- Protect our land and water from mining.
- Honesty and integrity in politics
- Local jobs
- People before profits
- Improved heath and education services.



Thursday, 24 January 2013

Dob-in line a distraction from housing pressures


Encouraging people to "dob in" unauthorised public housing occupants is an ineffective strategy that demonises tenants while ignoring the real problems facing our public housing system, warns Greens MP and housing spokesperson Jan Barham.

"The NSW Government's announcement of an amnesty to declare unauthorised occupants in public housing is supported but calling for a 'dob in' campaign is unfair and disrespectful," Ms Barham said.

"The evidence has shown the failure of 'dob in' strategies. The experience with the Federal tip-off line for Centrelink fraud shows that we can expect a very small number of calls to be acted upon. An anonymous dob-in system can become bogged down with complaints that are often incorrect, unsubstantiated and in some cases vexatious," Ms Barham said.

Ms Barham said that although ensuring accurate occupancy information and rental assessments are reasonable goals, the focus on "rorters" risked demonising public housing tenants. "An amnesty to encourage tenants to provide Housing NSW with accurate information about the occupants of their homes is a useful approach, but the immediate call for people to report anyone they suspect of rorting the system implies fraud is a widespread problem among public housing tenants," Ms Barham said.

"I'm concerned that the public focus on fraud is a distraction from the major challenges the Government needs to tackle in providing housing support. There is a severe shortage of social housing stock across the state, thousands of people remain on waiting lists and most of the available allocations to public housing go to those with emergency or special needs.

"There is an ongoing need to expand the resources available to support people who are struggling to put a roof over their head. With federal cuts to single parent and other payments from their already low baseline, the pressure is only going to increase, and encouraging what might be many groundless accusations against existing tenants won't solve the housing crisis in New South Wales," Ms Barham said.


Background:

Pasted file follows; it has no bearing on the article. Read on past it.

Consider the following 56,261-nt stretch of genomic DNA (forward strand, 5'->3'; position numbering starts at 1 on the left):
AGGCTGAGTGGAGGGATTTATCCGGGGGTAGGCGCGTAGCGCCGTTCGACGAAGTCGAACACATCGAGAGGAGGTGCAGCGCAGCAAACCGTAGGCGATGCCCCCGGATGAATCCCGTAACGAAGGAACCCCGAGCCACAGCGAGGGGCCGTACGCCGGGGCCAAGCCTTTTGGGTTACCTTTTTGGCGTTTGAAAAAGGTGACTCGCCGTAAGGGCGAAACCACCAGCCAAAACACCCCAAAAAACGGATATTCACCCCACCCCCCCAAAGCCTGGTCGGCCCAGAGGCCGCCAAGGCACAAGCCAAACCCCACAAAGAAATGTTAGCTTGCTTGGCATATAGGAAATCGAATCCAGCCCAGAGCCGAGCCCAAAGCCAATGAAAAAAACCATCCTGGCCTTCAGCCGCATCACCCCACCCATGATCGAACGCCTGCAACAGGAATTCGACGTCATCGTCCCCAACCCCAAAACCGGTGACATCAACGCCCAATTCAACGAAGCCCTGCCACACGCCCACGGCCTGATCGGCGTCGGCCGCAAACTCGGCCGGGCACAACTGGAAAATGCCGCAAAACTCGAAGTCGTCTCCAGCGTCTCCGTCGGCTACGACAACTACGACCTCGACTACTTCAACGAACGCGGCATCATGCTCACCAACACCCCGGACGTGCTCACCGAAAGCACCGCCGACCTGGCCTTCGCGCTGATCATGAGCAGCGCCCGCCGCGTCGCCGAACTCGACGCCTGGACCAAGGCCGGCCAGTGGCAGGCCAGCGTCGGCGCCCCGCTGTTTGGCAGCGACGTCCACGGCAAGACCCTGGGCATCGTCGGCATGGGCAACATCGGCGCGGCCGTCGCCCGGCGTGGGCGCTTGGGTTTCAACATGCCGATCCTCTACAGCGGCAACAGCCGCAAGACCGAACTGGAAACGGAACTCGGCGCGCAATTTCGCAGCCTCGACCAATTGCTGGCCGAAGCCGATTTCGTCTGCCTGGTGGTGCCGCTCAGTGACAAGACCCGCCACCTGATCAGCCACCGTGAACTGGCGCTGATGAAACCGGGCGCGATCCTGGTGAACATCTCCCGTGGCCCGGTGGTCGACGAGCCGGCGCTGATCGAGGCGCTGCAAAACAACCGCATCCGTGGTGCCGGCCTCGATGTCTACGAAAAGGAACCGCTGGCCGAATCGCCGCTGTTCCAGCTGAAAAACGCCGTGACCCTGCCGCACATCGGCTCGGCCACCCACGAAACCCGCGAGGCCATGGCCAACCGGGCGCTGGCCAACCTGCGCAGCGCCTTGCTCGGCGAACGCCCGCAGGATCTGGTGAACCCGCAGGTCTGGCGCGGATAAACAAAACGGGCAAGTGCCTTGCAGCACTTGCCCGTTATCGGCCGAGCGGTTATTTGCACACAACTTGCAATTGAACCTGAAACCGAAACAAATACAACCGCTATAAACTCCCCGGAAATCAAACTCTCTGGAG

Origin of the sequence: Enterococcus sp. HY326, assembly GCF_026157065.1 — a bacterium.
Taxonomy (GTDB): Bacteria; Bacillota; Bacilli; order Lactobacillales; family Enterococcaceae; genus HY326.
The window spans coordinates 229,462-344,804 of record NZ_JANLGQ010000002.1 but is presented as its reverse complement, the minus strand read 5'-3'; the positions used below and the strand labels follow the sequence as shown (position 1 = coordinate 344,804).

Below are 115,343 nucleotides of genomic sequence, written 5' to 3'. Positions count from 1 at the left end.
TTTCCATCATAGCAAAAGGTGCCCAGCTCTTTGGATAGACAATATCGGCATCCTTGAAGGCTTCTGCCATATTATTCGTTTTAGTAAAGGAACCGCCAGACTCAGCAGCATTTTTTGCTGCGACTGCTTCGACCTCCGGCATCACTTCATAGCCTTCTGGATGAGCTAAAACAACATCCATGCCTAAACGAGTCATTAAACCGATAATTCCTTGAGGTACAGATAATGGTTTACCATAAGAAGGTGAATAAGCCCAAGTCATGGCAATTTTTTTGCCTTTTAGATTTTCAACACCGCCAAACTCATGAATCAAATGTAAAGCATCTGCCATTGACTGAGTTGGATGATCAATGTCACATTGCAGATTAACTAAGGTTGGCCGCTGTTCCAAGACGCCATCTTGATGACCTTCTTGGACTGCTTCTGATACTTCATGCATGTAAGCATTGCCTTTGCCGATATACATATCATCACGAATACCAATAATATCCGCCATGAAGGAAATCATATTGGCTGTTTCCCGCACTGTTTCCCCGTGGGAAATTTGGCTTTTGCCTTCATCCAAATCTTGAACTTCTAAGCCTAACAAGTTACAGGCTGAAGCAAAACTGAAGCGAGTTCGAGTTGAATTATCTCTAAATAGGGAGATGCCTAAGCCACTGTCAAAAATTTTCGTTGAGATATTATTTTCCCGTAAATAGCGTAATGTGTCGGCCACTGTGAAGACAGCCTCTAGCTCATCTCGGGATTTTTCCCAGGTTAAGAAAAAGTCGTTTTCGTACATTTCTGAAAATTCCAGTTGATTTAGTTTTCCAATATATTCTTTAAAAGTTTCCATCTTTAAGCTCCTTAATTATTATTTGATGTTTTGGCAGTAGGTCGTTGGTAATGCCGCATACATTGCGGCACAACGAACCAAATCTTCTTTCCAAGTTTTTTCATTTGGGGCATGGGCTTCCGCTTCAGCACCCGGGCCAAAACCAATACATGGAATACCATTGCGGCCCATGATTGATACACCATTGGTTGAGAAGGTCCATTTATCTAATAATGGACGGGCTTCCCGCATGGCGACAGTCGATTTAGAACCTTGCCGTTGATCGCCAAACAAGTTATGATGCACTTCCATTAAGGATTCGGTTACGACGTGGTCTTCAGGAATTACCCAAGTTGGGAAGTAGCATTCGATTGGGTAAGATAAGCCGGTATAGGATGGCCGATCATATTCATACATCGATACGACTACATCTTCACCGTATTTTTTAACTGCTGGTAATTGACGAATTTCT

"Report unauthorised additional occupants living in public housing": http://www.housing.nsw.gov.au/Living+in+Public+Housing/Amnesty+%E2%80%93+21+January+to+17+March+2013.htm

"Minimal calls to welfare fraud line investigated": http://www.theaustralian.com.au/national-affairs/minimal-calls-to-welfare-fraud-line-investigated/story-fn59niix-1226332105656

Housing NSW's Expected Waiting Times Overview - June 2012 shows 55,479 applicants on housing register, and expected waiting times throughout Sydney and many regions greater than 2 years and up to 10+ years: http://www.housingpathways.nsw.gov.au/NR/rdonlyres/EC8EA36E-670B-4C8B-A22F-763D4DB2BD97/0/ExpectedWaitingTimesOverview2012.pdf

Shelter NSW Housing Fact Sheet (reporting Australian Institute of Health and Welfare 2009-10 data) shows 69.5% of new public housing allocations were to people assessed with a 'greatest need' and 64.3% assessed with a 'special need': http://www.shelternsw.org.au/index.php?option=com_docman&task=doc_download&gid=227&Itemid=114

Jan Barham question re housing availability (Hansard 18/10/2012):

The Hon. JAN BARHAM: My question without notice is directed to the Minister for Finance and Services, representing the Minister for Community Services. Will the Minister provide an update on the state of public housing tenants in relation to the announcement in June that more than 11,000 tenants who live alone in family-size homes will be asked to relocate to smaller dwellings? Has the program and consultation been completed and is there a report or process for the implementation of the relocation?

Answer (Hansard 14/11/2012):

The Hon. GREG PEARCE: On 18 October 2012 the Hon. Jan Barham asked me a question about the relocation of single public housing tenants occupying family sized homes. The Minister for Community Services has provided the following response:

Since 2011, Housing NSW has been working with a number of single people occupying four- and five-bedroom properties and encouraging them to relocate to smaller accommodation when a suitable home becomes available.

No tenants have been forced to relocate as part of this process.

Given the shortage of larger homes and the commensurately long waiting times for social housing, particularly for larger homes suitable for families with children, the New South Wales Government is investigating longer term policy options to address under-occupancy to improve services and lives for vulnerable families.

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